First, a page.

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NEWS
August 16, 1994 | By Christine Lutton, INQUIRER CORRESPONDENT
It was about 2 a.m. yesterday and the two boys were stranded in Riverside, several miles from their homes in Delanco and Beverly, Burlington County. John Krenzel, 16, and Bill Saltzman, 17, hopped aboard a slow-moving Conrail train, hoping for an easy trip home, police said. But by the time the heavy freight train reached their towns, it had picked up speed and was heading toward Bordentown at about 10 miles per hour, too fast for the boys to leap to the gravel and dirt beside the tracks.
NEWS
November 25, 2004 | By Melanie Burney INQUIRER STAFF WRITER
When Nelson Tyler landed on the field after colliding with an opposing football player, it was immediately apparent that something was seriously wrong. Unable to move his arms or legs, Tyler, 13, was carried out on a stretcher from the Camden City Youth Football League game nearly two weeks ago. "Even before the play was whistled dead, the coaches rushed to his aid," said the Rev. Chris Collins of Camden's Little Rock Baptist Church, who coaches for Nelson's team, the Whitman Park Tigers.
NEWS
March 13, 1989 | BY JACK MCKINNEY
I would be remiss if I didn't record the shocked disbelief among Sonny Liston's many local friends when it was learned the former heavyweight champion had been found dead in Las Vegas. Sonny's body was discovered on Jan. 5, 1971, by his wife, Geraldine, in their luxury home adjoining a country club in Paradise Valley, two miles east of the famed Las Vegas "strip. " Geraldine, just back from an extended tour of holiday visits with relatives and friends, had been away from the house for 10 days.
NEWS
June 19, 2011 | By Gloria Hochman, For The Inquirer
Brothers Stefan and Tyler Delp have spent every second of their lives together. They go to the same schools, play the violin in tandem, and recently sang a duet, "Put Your Arms Around Someone," at their school's spring hop. But the boys have never seen each other's faces except for some sleight of hand with mirrors or computers. The boys, born at Thomas Jefferson University Hospital 19 years ago, are a rare set of identical twins, joined at the head so one faces forward while the other is turned backward.
NEWS
January 21, 2011 | By DANA DiFILIPPO, difilid@phillynews.com 215-854-5934
FIFTEEN-YEAR-OLD Robyn Reid didn't want an abortion. But when her grandmother forcibly took her to an abortion clinic one wintry day in 1998, Reid figured she'd just tell the doctor her wishes and then sneak away. Instead, Kermit Gosnell barked: "I don't have time for this!" He then ripped off her clothes, spanked her, wrestled her onto a dirty surgical stretcher, tied her flailing arms and legs down and pumped sedatives into her until she quit screaming and lost consciousness, she told the Daily News yesterday.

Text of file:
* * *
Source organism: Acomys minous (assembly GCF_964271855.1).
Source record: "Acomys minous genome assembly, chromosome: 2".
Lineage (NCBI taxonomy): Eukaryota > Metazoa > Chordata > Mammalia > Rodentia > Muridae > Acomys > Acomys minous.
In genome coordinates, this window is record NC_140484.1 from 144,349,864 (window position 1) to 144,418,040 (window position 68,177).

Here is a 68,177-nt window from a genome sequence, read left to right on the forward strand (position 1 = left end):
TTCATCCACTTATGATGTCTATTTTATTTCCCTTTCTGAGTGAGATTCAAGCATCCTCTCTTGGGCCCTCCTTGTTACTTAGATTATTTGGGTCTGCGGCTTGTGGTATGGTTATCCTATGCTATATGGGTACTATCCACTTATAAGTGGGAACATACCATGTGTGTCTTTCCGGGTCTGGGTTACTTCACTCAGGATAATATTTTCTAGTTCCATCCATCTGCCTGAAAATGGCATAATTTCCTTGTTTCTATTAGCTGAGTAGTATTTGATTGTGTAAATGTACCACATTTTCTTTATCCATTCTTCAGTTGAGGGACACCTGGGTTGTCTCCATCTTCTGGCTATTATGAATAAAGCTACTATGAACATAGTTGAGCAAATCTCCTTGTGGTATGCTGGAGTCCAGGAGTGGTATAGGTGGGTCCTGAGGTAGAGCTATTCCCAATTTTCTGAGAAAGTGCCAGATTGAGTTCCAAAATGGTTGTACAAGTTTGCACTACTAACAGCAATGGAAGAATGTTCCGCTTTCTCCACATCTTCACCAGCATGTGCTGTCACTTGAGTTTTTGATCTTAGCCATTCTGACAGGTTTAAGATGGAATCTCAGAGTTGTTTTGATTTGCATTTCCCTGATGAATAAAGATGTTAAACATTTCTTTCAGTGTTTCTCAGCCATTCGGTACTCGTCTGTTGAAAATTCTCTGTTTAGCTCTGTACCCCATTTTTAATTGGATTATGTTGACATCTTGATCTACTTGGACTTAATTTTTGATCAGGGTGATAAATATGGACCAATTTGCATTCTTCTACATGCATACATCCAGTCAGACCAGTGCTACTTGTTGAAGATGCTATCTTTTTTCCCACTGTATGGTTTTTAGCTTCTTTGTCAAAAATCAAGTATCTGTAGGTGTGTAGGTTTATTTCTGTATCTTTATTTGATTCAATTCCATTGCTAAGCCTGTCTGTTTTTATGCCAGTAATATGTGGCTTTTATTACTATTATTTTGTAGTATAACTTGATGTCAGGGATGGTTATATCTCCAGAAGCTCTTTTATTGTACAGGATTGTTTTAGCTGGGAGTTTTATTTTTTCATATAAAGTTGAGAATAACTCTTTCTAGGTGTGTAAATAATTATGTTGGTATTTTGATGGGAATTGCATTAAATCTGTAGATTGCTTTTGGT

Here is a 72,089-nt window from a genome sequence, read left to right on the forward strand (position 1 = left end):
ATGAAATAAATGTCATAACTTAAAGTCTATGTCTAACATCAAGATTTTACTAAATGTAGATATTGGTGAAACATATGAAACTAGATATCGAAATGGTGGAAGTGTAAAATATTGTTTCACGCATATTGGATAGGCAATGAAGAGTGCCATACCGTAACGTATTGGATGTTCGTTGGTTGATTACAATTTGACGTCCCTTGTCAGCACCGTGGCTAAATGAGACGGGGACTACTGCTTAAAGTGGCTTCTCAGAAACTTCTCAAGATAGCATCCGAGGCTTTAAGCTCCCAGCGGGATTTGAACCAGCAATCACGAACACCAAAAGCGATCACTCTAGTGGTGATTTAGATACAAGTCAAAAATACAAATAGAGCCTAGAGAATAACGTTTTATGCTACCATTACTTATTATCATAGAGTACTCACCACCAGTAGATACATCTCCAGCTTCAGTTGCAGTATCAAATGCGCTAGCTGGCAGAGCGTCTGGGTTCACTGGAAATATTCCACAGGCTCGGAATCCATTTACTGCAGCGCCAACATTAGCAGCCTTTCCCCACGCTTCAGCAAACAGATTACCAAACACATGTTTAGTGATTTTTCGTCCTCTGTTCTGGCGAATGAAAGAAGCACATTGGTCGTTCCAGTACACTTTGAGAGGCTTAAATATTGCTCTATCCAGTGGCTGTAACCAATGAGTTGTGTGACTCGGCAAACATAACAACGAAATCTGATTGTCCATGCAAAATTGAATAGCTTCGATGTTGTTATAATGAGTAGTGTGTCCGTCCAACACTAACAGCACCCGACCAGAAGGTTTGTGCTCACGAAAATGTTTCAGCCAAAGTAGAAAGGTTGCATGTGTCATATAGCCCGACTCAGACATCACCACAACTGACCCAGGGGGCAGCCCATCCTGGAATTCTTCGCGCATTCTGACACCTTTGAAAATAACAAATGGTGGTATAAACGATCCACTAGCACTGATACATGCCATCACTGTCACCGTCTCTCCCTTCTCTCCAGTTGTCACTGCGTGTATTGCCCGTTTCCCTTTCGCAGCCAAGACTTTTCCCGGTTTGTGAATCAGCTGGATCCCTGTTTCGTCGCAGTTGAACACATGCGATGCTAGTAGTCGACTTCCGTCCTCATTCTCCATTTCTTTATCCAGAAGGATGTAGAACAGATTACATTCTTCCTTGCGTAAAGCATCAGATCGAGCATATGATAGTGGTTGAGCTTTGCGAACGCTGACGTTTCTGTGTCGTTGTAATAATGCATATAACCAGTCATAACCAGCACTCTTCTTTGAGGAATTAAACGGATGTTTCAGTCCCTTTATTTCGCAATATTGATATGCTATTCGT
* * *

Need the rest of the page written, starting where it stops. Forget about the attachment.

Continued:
ENTERTAINMENT
January 16, 2013
DO IT RIGHT The seated head-to-knee stretches the back and hamstring muscles. This exercise is contraindicated for those with back or knee problems. Sit on the floor with your right leg extended in front of you, toes up, knee facing the ceiling. Bend the left leg and rest left foot on the right inner thigh. As you inhale, life the arms up, then pivot slightly to reach out over the extended leg as you exhale, flattening the back and drawing the chest down. Try to reach your foot, but don't force it. If you have tight hamstrings, keep a slight bend in the right knee.
NEWS
April 28, 1988 | Special to The Inquirer / BEVERLY SCHAEFER
HOLDING A POTENTIAL future voter is Thomas J. Judge Sr., the chairman of the Republican Party in Delaware County. In his arms Tuesday was 3-month-old Caroline Fizzano of Rutledge.
NEWS
November 19, 2011 | By Melissa Dribben, Troy Graham, and Quan Nguyen, Inquirer Staff Writers
Every interview with those involved in Occupy Philadelphia begins with the same disclaimer: "I am not speaking on behalf of the group. This is just my own opinion. " Anyone yearning for an identifiable leader or unified voice to define and explain the movement is bound to be disappointed. This exercise in "direct democracy" demands that all participants have an equal right to be heard, and that no one person or select group of organizers can speak for the community. The challenge to understand the purpose and intent of Occupy Philly grew more perplexing after an aborted attempt Thursday night to move the scruffy tent city away from City Hall.
NEWS
February 6, 1987 | BY MIKE ROYKO
Since it came out that President Reagan keeps a personal diary, congressmen have suggested that he show it to investigators to help them unravel the Iran arms deal. Now he has agreed to let them peek at certain parts. But I'm afraid they are going to be disappointed. A White House source has shown me the diary. And it's clear that the president was innocent of wrongdoing. For example, there is the first mention of Iran and arms during August 1985: "Poindexter came in and asked me what I thought of an idea to sell arms to Iran.
NEWS
February 11, 1988 | By Michael E. Ruane, Inquirer Staff Writer
Gouged into a dark, heartwood slab of black walnut, the story has been told with tool and mallet, paint and varnish, patience and toil. The craftman's steady hands, pale as pine, have cut and carved, making the wood speak, coaxing into its tough flesh the story of the man who today melds his life with that of this city. In the end it is all there: a coat of arms, telling, as the heralds of old, something of the life and soul of the man it represents - Anthony J. Bevilacqua, who today becomes the seventh archbishop of Philadelphia.
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